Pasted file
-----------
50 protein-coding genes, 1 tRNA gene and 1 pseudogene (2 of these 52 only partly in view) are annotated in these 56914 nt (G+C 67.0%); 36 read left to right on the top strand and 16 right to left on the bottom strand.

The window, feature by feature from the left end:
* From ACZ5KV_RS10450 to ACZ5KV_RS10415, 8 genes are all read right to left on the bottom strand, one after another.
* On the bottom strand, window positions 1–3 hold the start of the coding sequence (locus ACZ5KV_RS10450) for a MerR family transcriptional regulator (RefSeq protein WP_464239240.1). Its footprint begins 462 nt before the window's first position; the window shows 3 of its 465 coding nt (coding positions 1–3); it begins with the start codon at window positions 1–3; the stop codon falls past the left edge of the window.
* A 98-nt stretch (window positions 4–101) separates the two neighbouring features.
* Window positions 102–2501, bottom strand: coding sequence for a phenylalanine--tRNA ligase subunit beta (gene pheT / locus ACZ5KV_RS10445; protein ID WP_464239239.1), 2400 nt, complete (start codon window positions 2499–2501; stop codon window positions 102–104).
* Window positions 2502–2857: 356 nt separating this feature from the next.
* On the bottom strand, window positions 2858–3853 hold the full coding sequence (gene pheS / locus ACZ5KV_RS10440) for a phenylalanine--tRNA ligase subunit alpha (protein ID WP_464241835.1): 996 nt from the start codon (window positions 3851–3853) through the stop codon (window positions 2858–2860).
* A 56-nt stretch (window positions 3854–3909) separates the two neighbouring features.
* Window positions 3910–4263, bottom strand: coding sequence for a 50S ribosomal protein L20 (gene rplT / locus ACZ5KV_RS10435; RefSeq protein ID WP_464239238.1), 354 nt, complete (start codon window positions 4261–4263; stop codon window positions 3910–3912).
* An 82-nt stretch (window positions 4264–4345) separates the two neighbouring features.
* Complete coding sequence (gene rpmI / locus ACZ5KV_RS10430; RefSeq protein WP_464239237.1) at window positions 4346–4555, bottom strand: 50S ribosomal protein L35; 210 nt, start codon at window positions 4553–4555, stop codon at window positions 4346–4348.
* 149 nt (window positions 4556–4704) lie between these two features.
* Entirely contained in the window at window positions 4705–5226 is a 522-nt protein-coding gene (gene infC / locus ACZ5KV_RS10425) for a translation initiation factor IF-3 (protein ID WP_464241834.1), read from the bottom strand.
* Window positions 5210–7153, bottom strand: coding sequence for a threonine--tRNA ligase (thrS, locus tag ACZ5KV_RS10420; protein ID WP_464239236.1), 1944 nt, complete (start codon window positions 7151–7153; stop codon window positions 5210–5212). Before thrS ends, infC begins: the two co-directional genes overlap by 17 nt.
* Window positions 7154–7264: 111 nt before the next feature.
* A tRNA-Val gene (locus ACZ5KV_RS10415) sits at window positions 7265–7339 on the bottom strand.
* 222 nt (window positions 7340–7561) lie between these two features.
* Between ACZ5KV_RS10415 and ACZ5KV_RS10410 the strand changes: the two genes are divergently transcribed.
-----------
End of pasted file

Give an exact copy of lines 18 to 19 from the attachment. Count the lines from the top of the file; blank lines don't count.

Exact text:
* 222 nt (window positions 7340–7561) lie between these two features.
* Between ACZ5KV_RS10415 and ACZ5KV_RS10410 the strand changes: the two genes are divergently transcribed.